Before we opened our doors as an upper elementary we hosted ice cream socials for our incoming 5th graders. I helped to organize the events and can remember standing outside while kids ate ice cream thinking..."Why did everyone bring their little brothers and sisters? We may run out of ice cream and there are little kids everywhere." And then I realized...those ARE the students. I trembled in fear. What in the world was I gonna do with a bunch of little kids?!? It took me months to come up with an answer to that question, but I finally did. What am I going to do with them? Teach them. I embraced my new life as an elementary teacher and never intended to look back.

Until I had to.

Just like that...after six years of teaching reading, writing, and social studies (I even taught science and math for a year or two) my school was about to be transformed again. And I returned to my life as a middle school teacher. I love middle school. I love middle school kids. But I can see now what I am missing and just what elementary teachers do.

Here is my top ten list of things every teacher can learn from elementary teachers:

1) We teach KIDS. Not curriculum.
2) When they don't get it...you have to teach it again. And again. And again.
3) The kid that challenges you the most isn't leaving when the bell rings. There is no bell.
4) Going to the bathroom is a luxury that you can never take for granted.
5) Parents are a second full time job. And for good reason. We teach their babies.
6) Your planning time WILL get canceled.
7) It's OK to stop everything to sing and dance.
8) You teach everything: math, science, reading, tying shoes, sneezing etiquette, how to cut paper, how to make friends, how to write letters...you get the point.
9) It is entirely possible that the kid hanging off of his chair, upside down, is also fully engaged in your lesson.
10) It doesn't matter what assessments/interventions/paperwork get added to your plate. It WILL all get done. You can't let it take you away from the real work: the kids.

Becoming an elementary teacher against my will was the best thing that ever happened to me. I learned the most important things about teaching. My favorite people are all elementary teachers. if you are a high school or middle school teacher overwhelmed by teaching three different preps...well...what can I say? Elementary teachers just call that school.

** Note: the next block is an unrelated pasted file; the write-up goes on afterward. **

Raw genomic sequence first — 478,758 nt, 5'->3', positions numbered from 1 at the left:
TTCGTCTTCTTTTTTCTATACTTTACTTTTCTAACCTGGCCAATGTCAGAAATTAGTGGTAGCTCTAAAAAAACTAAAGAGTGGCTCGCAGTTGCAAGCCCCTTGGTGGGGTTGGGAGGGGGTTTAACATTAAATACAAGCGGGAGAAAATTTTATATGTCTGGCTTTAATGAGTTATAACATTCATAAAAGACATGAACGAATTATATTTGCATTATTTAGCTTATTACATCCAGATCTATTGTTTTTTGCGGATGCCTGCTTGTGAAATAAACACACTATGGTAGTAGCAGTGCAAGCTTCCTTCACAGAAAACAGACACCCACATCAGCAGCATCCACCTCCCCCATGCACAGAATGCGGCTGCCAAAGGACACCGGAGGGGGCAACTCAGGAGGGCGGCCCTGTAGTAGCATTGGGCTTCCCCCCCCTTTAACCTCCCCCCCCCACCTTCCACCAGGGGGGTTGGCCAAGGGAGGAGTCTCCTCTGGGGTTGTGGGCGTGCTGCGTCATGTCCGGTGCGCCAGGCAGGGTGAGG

Sunday, July 2, 2017

Teachers WILL lead...they MUST

I saw an article this morning about our illustrious Secretary of Education, Betsy Devos. It will come as no surprise that I am not a fan of Betsy. My biggest complaint about her is not that she has destructive ideas about school choice, or that she wants to filter public money into private institutions, or that she has no interest in civil rights or equity. Although...those are pretty awesome arguments for why this woman has no business leading American education. My biggest argument about Betsy??? Her credentials. Or lack thereof.

Betsy, like so many other educational leaders and reformers, knows not of what she speaks. She has absolutely no idea how her ideas and decisions affect me and my kids. I'm clear that she doesn't care and is in this for the power and ability to make herself and her rich friends even richer. The job cost her well over 200 million dollars to secure. Her campaign donations to her party secured her spot as the Secretary of Education.

Some people might say...you don't have to be a teacher to make decisions about education.

Yes...Yes you do. Because if you aren't a teacher, and you are making decisions about teaching, you know NOT of what you speak. And this phenomenon is happening at a state and local level as well. Day after day, year after year, decisions are made about what I will teach, how I will teach it, and what will happen to me if I screw it up.

I contend that if you have not been in a classroom at all during the past decade, you are NOT qualified to make decisions about mine.


I am not qualified to make decisions about engineering simply because I have been driving a car since I was 16 years old. And I can't apply for a job as a prosecutor because I never went to law school. And no...it doesn't matter that I watch a lot of Law and Order. I still can't try a case. And I know this. I accept it. But this message and expectation has gotten lost in the field of education. Teachers have been put in their place on a daily basis for the past decade. Great educators have left the field and are still leaving in droves. And this is why. We are on the verge of bona fide teacher shortages across the country, and there is no end in sight to the reforms that are ruining the education of our children.